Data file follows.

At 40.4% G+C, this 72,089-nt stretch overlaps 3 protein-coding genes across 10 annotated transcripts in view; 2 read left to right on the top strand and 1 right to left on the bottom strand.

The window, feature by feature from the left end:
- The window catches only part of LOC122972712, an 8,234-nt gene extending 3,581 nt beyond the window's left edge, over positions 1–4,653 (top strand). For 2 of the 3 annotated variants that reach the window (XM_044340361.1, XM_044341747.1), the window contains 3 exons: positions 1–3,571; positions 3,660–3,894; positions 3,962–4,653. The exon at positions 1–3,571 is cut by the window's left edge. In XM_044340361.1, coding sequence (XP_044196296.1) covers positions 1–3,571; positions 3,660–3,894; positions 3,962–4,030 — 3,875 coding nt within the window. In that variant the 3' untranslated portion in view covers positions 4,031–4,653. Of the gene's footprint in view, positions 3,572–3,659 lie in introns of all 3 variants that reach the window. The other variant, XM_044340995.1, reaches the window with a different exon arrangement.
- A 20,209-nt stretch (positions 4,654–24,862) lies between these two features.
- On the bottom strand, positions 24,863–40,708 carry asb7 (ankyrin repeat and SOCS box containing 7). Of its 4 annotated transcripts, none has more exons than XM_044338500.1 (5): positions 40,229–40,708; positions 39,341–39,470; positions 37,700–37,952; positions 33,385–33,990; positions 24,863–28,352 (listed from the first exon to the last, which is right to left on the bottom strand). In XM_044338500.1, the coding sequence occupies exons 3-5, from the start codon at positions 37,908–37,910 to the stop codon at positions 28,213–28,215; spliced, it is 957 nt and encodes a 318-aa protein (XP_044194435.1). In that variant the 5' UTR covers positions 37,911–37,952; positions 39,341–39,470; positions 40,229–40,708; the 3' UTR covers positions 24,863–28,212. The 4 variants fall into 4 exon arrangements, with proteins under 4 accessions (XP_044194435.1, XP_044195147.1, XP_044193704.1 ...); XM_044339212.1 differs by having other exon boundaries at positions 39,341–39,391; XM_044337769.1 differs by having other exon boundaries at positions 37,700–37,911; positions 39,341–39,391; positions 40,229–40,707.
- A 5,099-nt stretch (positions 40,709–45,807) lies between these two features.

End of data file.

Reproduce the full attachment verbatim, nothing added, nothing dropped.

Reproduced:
At 40.4% G+C, this 72,089-nt stretch overlaps 3 protein-coding genes across 10 annotated transcripts in view; 2 read left to right on the top strand and 1 right to left on the bottom strand.

The window, feature by feature from the left end:
- The window catches only part of LOC122972712, an 8,234-nt gene extending 3,581 nt beyond the window's left edge, over positions 1–4,653 (top strand). For 2 of the 3 annotated variants that reach the window (XM_044340361.1, XM_044341747.1), the window contains 3 exons: positions 1–3,571; positions 3,660–3,894; positions 3,962–4,653. The exon at positions 1–3,571 is cut by the window's left edge. In XM_044340361.1, coding sequence (XP_044196296.1) covers positions 1–3,571; positions 3,660–3,894; positions 3,962–4,030 — 3,875 coding nt within the window. In that variant the 3' untranslated portion in view covers positions 4,031–4,653. Of the gene's footprint in view, positions 3,572–3,659 lie in introns of all 3 variants that reach the window. The other variant, XM_044340995.1, reaches the window with a different exon arrangement.
- A 20,209-nt stretch (positions 4,654–24,862) lies between these two features.
- On the bottom strand, positions 24,863–40,708 carry asb7 (ankyrin repeat and SOCS box containing 7). Of its 4 annotated transcripts, none has more exons than XM_044338500.1 (5): positions 40,229–40,708; positions 39,341–39,470; positions 37,700–37,952; positions 33,385–33,990; positions 24,863–28,352 (listed from the first exon to the last, which is right to left on the bottom strand). In XM_044338500.1, the coding sequence occupies exons 3-5, from the start codon at positions 37,908–37,910 to the stop codon at positions 28,213–28,215; spliced, it is 957 nt and encodes a 318-aa protein (XP_044194435.1). In that variant the 5' UTR covers positions 37,911–37,952; positions 39,341–39,470; positions 40,229–40,708; the 3' UTR covers positions 24,863–28,212. The 4 variants fall into 4 exon arrangements, with proteins under 4 accessions (XP_044194435.1, XP_044195147.1, XP_044193704.1 ...); XM_044339212.1 differs by having other exon boundaries at positions 39,341–39,391; XM_044337769.1 differs by having other exon boundaries at positions 37,700–37,911; positions 39,341–39,391; positions 40,229–40,707.
- A 5,099-nt stretch (positions 40,709–45,807) lies between these two features.